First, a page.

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The spanish moss, set against the green is breathtaking. The tobacco, corn, and soy bean fields are constant reminders – as I drive between home and the store, or home and work – of how different life is now – from the concrete jungle of my youth.

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Growing up, I dreamed of seeing lightening bugs (aka fireflies for the rest of the country) but didn’t see a single one until I was an adult. How is that possible? How is it possible for you to live a full life without the pop of white light, that brightens the humid evenings? You can’t, I tell you.

Farmer’s markets are more popular today than ever. And though new farmer’s markets have popped up here in recent years, the farm stand is tried & true. They’re a joy and a favorite weekend stop. I have my favorites. I’d go every day if I could.

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My favorite purchase every year – for the brief time I can get them – is green tomatoes. I learned to make fried green tomatoes about four years ago – in a kitchen overlooking the Neuse. It’s probably one of my all time favorite dishes (just behind homemade enchiladas and tamales).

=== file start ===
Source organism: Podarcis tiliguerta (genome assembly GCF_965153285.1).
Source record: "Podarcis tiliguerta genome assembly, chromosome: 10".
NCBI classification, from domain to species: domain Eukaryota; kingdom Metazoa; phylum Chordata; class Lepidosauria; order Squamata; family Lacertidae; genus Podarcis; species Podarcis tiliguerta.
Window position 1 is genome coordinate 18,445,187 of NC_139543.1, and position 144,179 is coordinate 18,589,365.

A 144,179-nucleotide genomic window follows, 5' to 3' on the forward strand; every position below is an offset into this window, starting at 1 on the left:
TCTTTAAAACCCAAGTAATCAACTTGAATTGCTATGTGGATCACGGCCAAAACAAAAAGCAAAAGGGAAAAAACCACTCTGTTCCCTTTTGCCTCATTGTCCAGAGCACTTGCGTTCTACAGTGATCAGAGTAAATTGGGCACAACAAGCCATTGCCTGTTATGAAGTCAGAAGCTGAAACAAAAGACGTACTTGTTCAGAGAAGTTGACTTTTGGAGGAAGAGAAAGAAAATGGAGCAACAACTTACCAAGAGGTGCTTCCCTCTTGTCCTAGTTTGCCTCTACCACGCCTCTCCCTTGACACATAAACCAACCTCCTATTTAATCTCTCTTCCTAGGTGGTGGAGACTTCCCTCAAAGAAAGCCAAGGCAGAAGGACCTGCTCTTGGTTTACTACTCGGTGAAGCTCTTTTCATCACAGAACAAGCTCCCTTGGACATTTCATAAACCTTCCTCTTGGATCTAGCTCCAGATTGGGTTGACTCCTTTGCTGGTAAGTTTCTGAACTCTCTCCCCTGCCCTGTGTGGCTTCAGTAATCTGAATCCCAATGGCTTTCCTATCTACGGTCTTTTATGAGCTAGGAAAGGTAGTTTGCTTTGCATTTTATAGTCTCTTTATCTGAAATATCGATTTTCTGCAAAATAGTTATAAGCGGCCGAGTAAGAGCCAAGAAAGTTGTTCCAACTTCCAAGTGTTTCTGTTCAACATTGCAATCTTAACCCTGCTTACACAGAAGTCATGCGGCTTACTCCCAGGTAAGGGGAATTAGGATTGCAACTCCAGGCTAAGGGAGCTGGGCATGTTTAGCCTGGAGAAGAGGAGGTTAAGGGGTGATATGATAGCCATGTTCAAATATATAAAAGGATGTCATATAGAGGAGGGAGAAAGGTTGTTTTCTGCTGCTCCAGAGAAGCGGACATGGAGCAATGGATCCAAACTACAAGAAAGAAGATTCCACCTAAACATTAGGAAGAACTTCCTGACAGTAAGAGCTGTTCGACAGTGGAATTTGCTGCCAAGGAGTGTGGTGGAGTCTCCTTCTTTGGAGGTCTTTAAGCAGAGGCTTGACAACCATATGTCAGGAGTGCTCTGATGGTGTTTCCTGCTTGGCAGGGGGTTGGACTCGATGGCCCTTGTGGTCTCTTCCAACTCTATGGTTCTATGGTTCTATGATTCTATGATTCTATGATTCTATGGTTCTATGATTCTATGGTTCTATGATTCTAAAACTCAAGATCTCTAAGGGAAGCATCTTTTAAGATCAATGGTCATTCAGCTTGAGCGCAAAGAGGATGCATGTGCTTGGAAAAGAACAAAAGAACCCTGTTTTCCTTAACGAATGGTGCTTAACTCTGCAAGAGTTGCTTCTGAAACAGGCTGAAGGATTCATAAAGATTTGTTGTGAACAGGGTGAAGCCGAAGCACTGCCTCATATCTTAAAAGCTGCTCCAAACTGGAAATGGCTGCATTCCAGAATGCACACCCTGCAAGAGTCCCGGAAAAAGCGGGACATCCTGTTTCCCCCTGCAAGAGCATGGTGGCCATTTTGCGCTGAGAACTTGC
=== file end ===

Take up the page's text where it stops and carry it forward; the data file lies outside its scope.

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The truth is, June and July are the best kind of summer. The days are long and there is so much to soak in. By August, I’m ready for the routine of autumn to settle in. The beauty of the long days wears at you a little.

You begin to long for open windows and cool days. If you’re anything like me, you start wishing it was football season before July has fully let go of you. Growing up with a perpetual summer, I don’t know if you fully appreciate the true beauty of the seasons as they change.

Though August erodes my patience as it grows hotter, I’m convinced I’d never appreciate fall in the way I do, without the scorcher of August. Isn’t that just like life, though? As I think about the beauty of summer as it barrels toward fall, I am certain that each season has a beauty of its own.

It may not be roasted peanuts from a farm stand in Cedar Point, beauty – but it’s beauty just the same. I’m grateful for both seasons of my life – SoCal’s palm tree, surfer, Huntington Beach beauty – and the perfect beauty of a tobacco field against the deep blue Carolina sky.